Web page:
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How to fix and prevent a frozen boiler condensate pipe

Condensing boilers give you a great combination of energy savings and flexibility, heating water on demand for both your heating and taps. Yet, one of the issues they have is through the condensate pipe that runs out the back of the boiler.

All condensing boilers operate at maximum efficiency when they’re set to the correct temperature to recover heat the waste gasses using a condenser. This process results in condensate that has to be removed through the boiler in liquid form, through the condensate pipe.

For most months, this is fine, but poorly-fitted pipes can freeze in cold weather. If you’ve woken up to find that you don’t have any heating and find that your boiler is flashing up an odd error message or is making a strange gurgling noise, then a frozen condensate pipe could be to blame if the temperature is (or has been) below freezing.

Although boilers are supposed to show an error message that helps you track this down, sometimes it’s not that simple. For example. my Glow-worm boiler has shown error messages F1, F9 and F13, even though the problem is the same.

Fixing a frozen condensate pipe

Before you start, turn your boiler off at its dedicated switch. If your boiler is on the ground floor, go outside and look for a plastic pipe that comes out from the wall that your boiler is mounted on. If you can see the end of it, take a look and see if it’s frozen throughout. A telltale sign is if there’s an icicle hanging out the end. Even if this isn’t the case, you can look or prod the end of the pipe with your finger to see if it’s frozen up. If you can’t see the end, then it’s worth trying the method to fix it anyway. If you can’t see a pipe coming through the wall, you may have an older type of boiler and will need to call a heating engineer.

Likewise, if your boiler is mounted higher up, it’s dangerous to get to, so you’ll need to call a registered heating engineer.

Now, you need to thaw out the pipe, clearing the ice blockage. You can strap a hot water bottle to the pipe, although this takes time. The better option is to use warm water to melt the ice. Don’t use boiling water, as this could be dangerous; start your a kettle, but cut it off when the water is warm, but not boiling.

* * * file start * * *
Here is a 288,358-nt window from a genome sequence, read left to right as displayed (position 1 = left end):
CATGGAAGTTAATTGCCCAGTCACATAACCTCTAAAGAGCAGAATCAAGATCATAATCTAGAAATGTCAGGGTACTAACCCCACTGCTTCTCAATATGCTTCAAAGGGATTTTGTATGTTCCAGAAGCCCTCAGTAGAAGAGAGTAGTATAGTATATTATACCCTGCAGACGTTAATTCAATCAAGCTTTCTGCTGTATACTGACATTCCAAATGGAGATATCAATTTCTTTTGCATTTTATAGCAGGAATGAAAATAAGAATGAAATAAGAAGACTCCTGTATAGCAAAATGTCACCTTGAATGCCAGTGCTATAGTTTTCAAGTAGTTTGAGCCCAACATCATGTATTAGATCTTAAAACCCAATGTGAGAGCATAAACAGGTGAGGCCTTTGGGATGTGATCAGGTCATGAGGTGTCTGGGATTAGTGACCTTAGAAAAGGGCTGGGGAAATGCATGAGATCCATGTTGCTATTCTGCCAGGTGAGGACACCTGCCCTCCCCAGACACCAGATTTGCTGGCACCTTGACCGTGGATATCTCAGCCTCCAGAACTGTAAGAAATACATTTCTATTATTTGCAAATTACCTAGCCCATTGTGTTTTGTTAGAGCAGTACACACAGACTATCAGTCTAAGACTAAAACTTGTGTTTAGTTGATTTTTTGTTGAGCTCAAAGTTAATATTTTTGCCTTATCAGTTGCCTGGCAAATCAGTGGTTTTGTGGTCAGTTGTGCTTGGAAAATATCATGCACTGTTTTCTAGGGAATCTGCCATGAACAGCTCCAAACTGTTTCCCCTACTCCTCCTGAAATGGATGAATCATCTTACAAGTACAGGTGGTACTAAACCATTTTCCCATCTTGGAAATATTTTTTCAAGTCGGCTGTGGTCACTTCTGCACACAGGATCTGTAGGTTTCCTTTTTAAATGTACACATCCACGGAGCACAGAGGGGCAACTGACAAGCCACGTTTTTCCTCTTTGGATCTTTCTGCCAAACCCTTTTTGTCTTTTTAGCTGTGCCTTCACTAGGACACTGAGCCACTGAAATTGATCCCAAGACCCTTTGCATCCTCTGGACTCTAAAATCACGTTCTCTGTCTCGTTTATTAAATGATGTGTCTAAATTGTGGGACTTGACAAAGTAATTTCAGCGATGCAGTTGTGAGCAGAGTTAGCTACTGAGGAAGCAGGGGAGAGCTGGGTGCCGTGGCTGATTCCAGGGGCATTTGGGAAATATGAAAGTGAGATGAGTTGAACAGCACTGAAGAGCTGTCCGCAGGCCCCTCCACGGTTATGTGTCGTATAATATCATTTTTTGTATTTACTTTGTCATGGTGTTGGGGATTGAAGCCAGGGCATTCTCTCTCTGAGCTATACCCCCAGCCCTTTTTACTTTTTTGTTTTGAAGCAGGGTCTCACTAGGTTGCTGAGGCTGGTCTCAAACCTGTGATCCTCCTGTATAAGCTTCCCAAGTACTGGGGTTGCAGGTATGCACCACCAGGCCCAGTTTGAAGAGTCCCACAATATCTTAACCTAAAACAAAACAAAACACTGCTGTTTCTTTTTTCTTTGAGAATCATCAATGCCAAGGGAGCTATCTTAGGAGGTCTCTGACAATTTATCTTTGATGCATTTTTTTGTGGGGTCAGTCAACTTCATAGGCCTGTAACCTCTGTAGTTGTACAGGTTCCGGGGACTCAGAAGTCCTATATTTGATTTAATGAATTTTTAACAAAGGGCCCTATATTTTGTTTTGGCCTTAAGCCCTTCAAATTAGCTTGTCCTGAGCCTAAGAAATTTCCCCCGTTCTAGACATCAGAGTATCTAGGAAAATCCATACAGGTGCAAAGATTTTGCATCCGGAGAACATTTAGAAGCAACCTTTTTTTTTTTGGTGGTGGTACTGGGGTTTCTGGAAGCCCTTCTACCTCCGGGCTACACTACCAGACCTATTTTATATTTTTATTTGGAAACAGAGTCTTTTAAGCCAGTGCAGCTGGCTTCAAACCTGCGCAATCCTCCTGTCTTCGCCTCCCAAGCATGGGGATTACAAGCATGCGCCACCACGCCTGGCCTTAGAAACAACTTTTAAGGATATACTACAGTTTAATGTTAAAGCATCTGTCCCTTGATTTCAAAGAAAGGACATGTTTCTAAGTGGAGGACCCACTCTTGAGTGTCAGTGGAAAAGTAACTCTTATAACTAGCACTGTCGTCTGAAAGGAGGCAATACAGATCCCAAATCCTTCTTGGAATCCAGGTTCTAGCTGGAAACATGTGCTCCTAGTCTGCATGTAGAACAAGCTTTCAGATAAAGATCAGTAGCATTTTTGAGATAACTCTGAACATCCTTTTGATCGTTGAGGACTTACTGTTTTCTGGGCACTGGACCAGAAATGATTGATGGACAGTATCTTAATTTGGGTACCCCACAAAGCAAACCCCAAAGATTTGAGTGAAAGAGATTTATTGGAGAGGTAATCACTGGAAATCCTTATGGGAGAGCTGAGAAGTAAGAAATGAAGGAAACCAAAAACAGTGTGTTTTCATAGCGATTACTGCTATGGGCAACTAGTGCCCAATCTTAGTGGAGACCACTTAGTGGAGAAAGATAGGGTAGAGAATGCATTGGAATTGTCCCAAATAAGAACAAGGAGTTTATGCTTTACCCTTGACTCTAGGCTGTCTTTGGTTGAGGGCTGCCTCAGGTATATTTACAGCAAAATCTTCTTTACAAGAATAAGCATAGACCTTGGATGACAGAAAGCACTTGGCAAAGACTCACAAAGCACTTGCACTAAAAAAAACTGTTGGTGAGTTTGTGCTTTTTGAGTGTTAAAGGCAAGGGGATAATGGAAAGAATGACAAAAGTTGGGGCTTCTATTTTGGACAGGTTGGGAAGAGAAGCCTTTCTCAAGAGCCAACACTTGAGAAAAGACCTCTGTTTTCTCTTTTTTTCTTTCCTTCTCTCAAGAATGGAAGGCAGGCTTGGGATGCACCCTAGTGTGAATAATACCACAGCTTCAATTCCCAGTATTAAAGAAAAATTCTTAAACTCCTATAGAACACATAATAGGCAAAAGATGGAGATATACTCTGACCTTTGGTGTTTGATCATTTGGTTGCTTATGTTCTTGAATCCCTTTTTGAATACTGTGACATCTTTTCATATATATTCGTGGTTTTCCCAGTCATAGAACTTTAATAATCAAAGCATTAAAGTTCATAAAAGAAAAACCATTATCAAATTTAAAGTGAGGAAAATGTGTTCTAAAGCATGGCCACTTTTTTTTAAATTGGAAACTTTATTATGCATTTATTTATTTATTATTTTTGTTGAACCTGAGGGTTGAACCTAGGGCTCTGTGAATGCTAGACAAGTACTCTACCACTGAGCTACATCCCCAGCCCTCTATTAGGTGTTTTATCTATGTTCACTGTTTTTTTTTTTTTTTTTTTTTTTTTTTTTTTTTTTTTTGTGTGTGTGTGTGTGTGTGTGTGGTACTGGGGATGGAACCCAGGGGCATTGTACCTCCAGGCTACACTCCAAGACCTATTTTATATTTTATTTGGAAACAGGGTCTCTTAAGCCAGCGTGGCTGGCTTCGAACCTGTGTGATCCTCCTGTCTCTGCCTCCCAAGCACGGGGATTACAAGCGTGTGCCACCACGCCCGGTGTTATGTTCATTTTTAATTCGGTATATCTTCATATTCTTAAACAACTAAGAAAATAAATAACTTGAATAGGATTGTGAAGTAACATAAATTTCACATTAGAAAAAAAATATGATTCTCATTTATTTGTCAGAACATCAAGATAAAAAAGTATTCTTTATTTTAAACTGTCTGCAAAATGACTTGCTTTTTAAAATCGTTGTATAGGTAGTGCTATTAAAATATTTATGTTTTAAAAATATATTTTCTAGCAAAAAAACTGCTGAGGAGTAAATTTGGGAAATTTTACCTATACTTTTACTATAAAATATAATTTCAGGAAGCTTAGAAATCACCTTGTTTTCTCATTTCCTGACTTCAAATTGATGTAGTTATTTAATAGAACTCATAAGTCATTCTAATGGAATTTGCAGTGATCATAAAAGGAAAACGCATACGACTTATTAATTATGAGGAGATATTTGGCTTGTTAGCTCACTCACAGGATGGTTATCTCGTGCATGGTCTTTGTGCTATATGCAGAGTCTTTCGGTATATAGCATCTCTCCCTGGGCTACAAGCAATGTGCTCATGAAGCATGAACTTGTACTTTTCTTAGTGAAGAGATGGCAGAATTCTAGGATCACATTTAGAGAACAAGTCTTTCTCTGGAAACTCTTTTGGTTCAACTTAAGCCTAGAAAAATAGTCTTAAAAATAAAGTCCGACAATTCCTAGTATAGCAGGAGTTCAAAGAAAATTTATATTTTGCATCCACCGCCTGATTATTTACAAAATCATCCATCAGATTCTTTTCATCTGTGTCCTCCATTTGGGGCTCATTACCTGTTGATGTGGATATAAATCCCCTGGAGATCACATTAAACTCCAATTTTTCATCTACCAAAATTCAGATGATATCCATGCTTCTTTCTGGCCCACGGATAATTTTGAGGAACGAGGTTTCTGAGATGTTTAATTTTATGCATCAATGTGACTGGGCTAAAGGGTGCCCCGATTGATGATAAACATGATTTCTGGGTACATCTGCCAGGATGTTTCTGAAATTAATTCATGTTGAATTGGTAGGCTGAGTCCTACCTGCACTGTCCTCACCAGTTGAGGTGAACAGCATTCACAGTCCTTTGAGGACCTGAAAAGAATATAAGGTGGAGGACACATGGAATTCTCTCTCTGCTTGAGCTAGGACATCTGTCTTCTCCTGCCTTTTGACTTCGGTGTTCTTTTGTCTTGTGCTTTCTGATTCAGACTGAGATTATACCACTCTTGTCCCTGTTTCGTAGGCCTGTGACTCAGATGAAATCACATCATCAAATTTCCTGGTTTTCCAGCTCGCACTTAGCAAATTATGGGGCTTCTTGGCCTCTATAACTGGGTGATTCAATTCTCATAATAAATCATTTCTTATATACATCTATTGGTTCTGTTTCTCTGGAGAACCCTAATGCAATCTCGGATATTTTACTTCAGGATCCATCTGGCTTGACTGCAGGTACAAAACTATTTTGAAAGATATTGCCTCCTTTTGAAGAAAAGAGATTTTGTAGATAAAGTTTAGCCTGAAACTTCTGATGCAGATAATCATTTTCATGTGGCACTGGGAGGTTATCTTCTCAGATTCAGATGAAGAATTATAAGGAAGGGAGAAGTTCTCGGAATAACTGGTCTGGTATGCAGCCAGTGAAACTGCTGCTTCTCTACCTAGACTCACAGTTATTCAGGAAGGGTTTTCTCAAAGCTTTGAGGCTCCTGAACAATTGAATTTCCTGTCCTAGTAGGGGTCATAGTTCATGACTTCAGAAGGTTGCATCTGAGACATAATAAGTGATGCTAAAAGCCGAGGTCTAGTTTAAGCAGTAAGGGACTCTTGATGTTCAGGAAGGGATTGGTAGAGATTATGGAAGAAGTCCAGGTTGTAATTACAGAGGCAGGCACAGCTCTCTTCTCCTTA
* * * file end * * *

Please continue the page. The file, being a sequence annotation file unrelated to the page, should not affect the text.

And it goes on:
Now, go outside and pour the warm water up and down the length of the condensate pipe. Use a full kettle-load of water to make sure that you’ve got everything out; at my house, a popsicle-like block of ice slid out of the pipe. Repeat this step as necessary.

Now, go back in and turn your boiler on. It should start automatically, running through a startup cycle. If you still get an error message (I did on my Glow-worm), then you may have to reset the boiler by checking the manual (these are available online if you Google the manufacturer and model name). My Glow-worm has a reset button that you can push with a pin, underneath the display.

With the boiler fired up, you can now try your heating or, if you have a combi-boiler, turn on the hot water. The boiler should fire into life, and you should get hot water.

However, I had to go through an extra step, as my boiler had also lost a bit of pressure and wouldn’t start. Boilers should be pressurised to 1bar. To top up, you need to open the filling loop, turning off when the boiler’s display indicates 1bar (a little over won’t cause any harm, say 1.2bar). On my boiler, the filling loop consists of two taps located underneath the boiler; both must be opened to fill and both closed when done. Your boiler’s manual will tell you the correct procedure if you’re not sure.

If your boiler is at the correct pressure and not working, do not fill it further, as this could damage it. If you’re not confident doing this step, then it’s best to call a heating engineer. Given that you had a problem with your boiler, it’s a good time to book a service and get it looked at properly, anyway.

How to prevent the condensate pipe freezing

The main reason that a condensate pipe freezes up is because the boiler and pipework have been poorly fitted. There are a couple of options. First, see if you can get a plumber to fit a larger pipe. A condensate pipe should be 25mm+ in diameter, but many plumbers have used smaller gauge pipework that is easier to clog.

Secondly (or alternatively), see if you can have the condensate pipe run into a waste pipe and drain so that the end is not exposed outside. As the condensate is slightly acidic, you can only run the pipe into plastic pipework; if you have metal pipes, these can corrode with the waste.

If these options aren’t possible, then lagging the pipe can help prevent problems, although this tends not be very effective in the coldest temperatures, particularly if the end is exposed to the elements.

There’s another option that can help, albeit temporarily. My guide on setting a condensing boiler’s temperature talks about setting the best central heating temperature to make sure that your boiler is operating at its most efficient. The short version is that due to the way that condensing boilers work the return water temperature has to be 55C or lower; if it’s not, then the gasses can’t condense and turn to water. Turning your central heating up to 65C or higher should push your boiler so that it’s no longer condensing. This will reduce fuel efficiency but could help avoid frozen pipe issues; once the worst of the cold weather has passed, you can dial the temperature back down to make your boiler more efficient, while you sort out a plumber to fix the issue permanently.

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